Similarity search, a key concept in data science, enables researchers to analyse huge volumes of unstructured data that is not accessible by conventional query search engines.
The technique entails examining the bit-level differences between millions or billions of database records by finding content that is similar to each other. Use cases include face recognition, DNA sequencing, researching drug candidate molecules, SHA1 algorithm hashes and natural language processing (NLP). Facebook’s FAISS library is a prominent example of similarity search in action.
Typically, Xeon CPUs and GPUs are pressed into service to process similarity searches but neither technology is optimised for this work. When handling very large datasets there is a memory-to-CPU-core bottleneck.
A Xeon CPU can search one record at a time per core. When a Xeon CPU runs a similarity search, looking for occurrences of a search term in a target dataset, the dataset or portions of it are read into memory and the Xeon core, or cores, compares each dataset entry with the search term. If the dataset is an image recognition database containing one billion records that search can take a long time. Also, this has an implication for power requirements.
A Nvidia GPU can throw more cores at the problem but even that takes too long when a billion-record database is involved.
So says GSI Technology, a Silicon Valley speciality memory maker, which has designed a parallel processing system dedicated to the single similarity search job. The company claims its Gemini ‘associative processing unit’ (APU) conducts similarity searches on ‘certain big data workloads’ 100 times faster than standard Xeon processors, while reducing power by 70 per cent.
The APU locates compute units directly in a memory array so they can process data in parallel. This avoids moving the data from memory to a server’s Xeon CPU core, traversing Level 3, 2, and 1 caches on the way.
GSI’s Gemini APU accelerator is deployed as a server offload card. Consider this as an example of a data processing unit (DPU). It performs a specific function much faster than a server’s X86 processors, and can be used to offload it, freeing it to run applications in virtual machines and containers.
According to the company, a GSI card with four onboard Gemini APUs found the matches for a scanned face in a billion-record database in 1.25 milliseconds. The records were quite large, with each containing a set of 768-bit vectors hashed from 96 facial image features. A Xeon server takes up to 125 milliseconds to do the same search, according to GSI.
The company said a 1U server with 16 Gemini chips performed 5.4 million hashes per second when running the 256-bit SHA1 algorithm. This is greater throughput than a 4U server holding eight Nvidia V100 cards and uses half the electrical power, according to GSI.
We have no price for a Gemini APU but single quantity pricing for GSI’s Leda-branded PCIe card with four Geminis mounted on it is $15,000.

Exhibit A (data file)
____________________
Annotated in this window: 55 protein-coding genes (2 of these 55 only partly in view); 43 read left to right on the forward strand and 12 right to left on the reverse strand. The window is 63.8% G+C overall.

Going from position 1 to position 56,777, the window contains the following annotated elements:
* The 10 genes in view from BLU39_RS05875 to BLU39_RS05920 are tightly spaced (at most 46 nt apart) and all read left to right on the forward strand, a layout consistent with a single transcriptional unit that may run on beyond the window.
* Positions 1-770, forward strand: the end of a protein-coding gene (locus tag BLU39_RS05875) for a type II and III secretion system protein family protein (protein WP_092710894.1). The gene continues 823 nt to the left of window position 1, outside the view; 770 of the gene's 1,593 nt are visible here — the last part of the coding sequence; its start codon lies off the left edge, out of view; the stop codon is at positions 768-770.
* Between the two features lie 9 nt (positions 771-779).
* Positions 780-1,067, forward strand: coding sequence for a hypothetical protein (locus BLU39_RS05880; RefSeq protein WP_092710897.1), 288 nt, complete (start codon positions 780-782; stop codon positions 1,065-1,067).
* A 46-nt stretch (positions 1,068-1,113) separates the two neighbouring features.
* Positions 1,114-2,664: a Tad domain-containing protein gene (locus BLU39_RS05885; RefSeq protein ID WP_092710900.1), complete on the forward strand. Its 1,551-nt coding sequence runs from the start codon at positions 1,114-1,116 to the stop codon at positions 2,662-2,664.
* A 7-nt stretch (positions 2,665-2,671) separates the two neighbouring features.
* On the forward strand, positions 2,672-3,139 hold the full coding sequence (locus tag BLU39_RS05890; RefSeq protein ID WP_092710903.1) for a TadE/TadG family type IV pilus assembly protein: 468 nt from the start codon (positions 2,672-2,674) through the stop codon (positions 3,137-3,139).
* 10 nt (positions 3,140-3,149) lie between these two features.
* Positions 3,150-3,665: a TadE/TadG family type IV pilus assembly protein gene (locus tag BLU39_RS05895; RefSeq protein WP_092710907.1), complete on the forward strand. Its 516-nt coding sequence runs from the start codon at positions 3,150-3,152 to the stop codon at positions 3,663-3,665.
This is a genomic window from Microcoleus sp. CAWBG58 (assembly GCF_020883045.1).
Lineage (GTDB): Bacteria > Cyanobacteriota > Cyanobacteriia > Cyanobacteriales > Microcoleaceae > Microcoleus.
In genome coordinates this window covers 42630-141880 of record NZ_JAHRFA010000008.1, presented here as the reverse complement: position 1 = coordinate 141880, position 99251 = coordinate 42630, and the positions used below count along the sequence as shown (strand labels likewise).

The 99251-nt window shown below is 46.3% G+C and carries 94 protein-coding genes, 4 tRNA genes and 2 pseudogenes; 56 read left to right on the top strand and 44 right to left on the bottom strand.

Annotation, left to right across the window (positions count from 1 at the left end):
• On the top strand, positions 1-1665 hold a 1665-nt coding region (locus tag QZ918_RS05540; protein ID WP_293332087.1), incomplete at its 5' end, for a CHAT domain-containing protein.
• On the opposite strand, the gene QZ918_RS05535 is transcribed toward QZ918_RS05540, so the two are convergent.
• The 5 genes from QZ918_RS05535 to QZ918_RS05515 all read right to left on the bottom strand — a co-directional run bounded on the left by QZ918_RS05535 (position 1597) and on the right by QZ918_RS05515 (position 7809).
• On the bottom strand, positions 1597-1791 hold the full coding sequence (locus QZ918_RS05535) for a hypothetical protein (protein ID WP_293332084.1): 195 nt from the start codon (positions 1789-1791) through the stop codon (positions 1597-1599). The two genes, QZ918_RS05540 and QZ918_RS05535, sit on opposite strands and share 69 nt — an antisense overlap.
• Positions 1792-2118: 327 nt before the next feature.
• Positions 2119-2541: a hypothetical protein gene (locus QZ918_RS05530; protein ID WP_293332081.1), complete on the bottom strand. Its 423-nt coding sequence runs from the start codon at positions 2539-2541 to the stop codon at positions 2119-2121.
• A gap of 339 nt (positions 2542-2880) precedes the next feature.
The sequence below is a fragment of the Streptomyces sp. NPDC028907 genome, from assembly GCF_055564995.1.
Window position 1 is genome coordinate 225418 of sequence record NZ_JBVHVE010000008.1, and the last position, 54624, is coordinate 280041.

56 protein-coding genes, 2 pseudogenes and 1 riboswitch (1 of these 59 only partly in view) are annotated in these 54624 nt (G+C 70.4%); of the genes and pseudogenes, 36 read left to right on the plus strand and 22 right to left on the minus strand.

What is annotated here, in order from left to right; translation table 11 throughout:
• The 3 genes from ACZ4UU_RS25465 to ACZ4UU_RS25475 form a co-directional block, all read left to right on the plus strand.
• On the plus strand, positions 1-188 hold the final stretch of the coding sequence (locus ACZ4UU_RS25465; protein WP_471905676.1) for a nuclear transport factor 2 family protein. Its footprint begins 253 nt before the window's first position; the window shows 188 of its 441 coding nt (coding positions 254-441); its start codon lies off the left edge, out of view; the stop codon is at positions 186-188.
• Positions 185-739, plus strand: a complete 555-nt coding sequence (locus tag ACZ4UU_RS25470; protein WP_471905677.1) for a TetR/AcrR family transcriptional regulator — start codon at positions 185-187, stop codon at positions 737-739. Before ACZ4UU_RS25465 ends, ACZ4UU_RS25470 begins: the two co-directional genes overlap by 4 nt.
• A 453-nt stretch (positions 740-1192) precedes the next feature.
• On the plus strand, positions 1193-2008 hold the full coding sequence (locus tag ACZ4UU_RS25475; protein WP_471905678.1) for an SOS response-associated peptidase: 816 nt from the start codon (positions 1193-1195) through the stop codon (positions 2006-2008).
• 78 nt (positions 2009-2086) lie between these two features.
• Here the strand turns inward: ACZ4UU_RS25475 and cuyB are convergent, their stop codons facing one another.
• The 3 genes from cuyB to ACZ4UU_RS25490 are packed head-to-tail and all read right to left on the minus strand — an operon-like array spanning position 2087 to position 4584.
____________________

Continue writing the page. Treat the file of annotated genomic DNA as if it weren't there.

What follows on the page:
The Gemini APU combines SRAM and two million bit-processors for in-memory computing functions. SRAM – short for Static Random Access Memory – is faster and more expensive than DRAM.
The GSI interweaves 1-bit processing units with the read-modify-write lines of SRAM in its Gemini chip. All these processors work in parallel.
In a Gemini chip, data flows directly from the memory cells into a nearby chip and the search term is loaded onto each processor. This is compared to the string loaded from the SRAM cells, with the two million-plus cores operating in parallel to compute Hamming* distance, greatly outperforming a Xeon core, or even 28 Xeon cores, doing the same work.
A Gemini chip can perform two million x 1-bit operations per 400MHz clock cycle with a 26 TB/sec memory bandwidth, whereas a Xeon 8280 can do 28 x 2 x 512 bits at 2.7GHz with a 1TB/sec memory bandwidth.
For comparison, a Nvidia A100 GPU server can complete 104 x 4,096 bits per 1.4GHz clock cycle, providing a 7TB/sec memory bandwidth. The Gemini chip’s memory bandwidth leaves the A100 trailing in the dust, and the Xeon CPU is even further behind.
*Hamming Distance When a computer runs a search it deals with a search term, represented as a binary string, and it looks for equivalent or similar search terms. The similarity can be expressed as the difference between the search term string and a target string, described as the number of bit positions in which the two bits are different.
It works like this; envisage two strings of equal length; 1101 1001 and 1001 1101. Add them together, 11011001 + 10011101, to get = 01000100. This contains two 1s and the Hamming distance is 2. Other things being equal, strings with smaller Hamming distances are more likely to represent things that are similar than strings with greater Hamming distances. The ‘things’ can be facial recognition images, genomes, drug candidate molecules, SHA1 algorithm hashes and so forth.